Republicans Can’t Gloat, But They Can Listen To the Voters & Set an Example

Bookmark and Share    Two years ago I listened to Democrats tell me “Republicans have gone the way of the Whigs”, “this is the end of the Republican Party”, “the Republican Party is forever lost”, “they will never comeback”. These are direct quotes. They are the thoughts of euphoric liberals who saw, then President-Elect Barack Obama, as a messianic figure, a modern JFK and the “hope” of our nation. At the time, I could not help but think, first, these are the same people who think Joe Biden is a genius, and second, how naïve could these people be?

I for one understand the cyclical nature of politics and I also understood the nature of the Democrats slow rise to control between 2004 and 2008. So, confident in the principles that lie at the heart of the G.O.P., I knew the Republican Party was not dead. I knew that we would come back and I never abandoned the cause to bring ’em back.  I hoped for my Party to have learned a lesson and come to understand what they did wrong. I was also confident that, being dominated by liberals, the Democrat Party would prove incompetent. I stated such. I also stated that President Obama would be a reincarnation of the Carter presidency and prove to be a man controlled  by circumstances more than he controlled circumstances.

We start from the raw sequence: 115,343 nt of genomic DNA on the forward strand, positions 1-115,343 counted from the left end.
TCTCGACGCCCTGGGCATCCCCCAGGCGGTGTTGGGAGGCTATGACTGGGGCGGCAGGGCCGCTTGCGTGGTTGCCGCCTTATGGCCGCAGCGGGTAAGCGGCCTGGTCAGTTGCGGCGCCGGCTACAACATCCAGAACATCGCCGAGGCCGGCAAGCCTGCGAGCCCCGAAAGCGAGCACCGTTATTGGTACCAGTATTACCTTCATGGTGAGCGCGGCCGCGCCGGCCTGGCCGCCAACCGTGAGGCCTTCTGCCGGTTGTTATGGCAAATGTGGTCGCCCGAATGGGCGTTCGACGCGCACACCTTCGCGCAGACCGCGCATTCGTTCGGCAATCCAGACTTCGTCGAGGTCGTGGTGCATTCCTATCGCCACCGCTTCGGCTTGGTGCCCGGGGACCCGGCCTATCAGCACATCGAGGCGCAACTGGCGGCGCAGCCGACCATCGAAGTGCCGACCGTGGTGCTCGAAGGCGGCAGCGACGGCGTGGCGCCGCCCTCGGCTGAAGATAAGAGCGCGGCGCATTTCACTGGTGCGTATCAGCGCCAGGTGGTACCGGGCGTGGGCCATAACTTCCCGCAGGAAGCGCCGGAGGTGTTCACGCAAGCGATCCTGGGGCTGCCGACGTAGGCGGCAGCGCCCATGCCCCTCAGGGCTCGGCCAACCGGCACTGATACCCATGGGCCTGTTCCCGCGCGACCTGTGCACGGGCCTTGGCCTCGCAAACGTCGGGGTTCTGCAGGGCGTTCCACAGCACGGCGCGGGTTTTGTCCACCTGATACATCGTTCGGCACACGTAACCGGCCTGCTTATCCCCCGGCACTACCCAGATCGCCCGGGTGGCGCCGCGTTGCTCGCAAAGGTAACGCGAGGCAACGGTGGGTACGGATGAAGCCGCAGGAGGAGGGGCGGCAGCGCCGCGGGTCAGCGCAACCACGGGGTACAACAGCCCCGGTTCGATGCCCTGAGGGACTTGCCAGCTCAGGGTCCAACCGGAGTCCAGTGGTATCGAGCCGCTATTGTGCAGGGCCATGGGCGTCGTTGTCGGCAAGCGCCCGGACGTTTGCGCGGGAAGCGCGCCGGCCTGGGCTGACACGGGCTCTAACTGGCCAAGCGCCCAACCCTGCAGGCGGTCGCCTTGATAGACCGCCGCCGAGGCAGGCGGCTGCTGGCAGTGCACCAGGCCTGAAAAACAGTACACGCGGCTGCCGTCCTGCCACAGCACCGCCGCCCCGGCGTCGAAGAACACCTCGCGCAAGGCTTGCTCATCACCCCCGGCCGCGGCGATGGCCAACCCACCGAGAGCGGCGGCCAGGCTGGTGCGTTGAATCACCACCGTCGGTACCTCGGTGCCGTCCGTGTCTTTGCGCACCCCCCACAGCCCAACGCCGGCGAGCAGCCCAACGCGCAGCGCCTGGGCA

Between my two perceptions of the Parties, I knew the G.O.P. would be back. However, I never expected them to comeback quicker than any other time in American political history. Sadly, I cannot say that this record comeback was to my Party’s credit. It was solely due to the failure of Democrats. They performed in a way that demonstrated everything that people hate about politics. When it comes to partisanship, they defined it. When it came to pork, they stuffed their faces. On the issue of spending, one would have to work really hard to try to spend more than they have in just 20 short months. On negative issue, after negative issue, Democrats exaggerated the negatives. The closed door deals, the underhanded tactics, the passage of bills they did not read, the overreach of government, corruption, whatever people disliked about government and politics, Democrats did.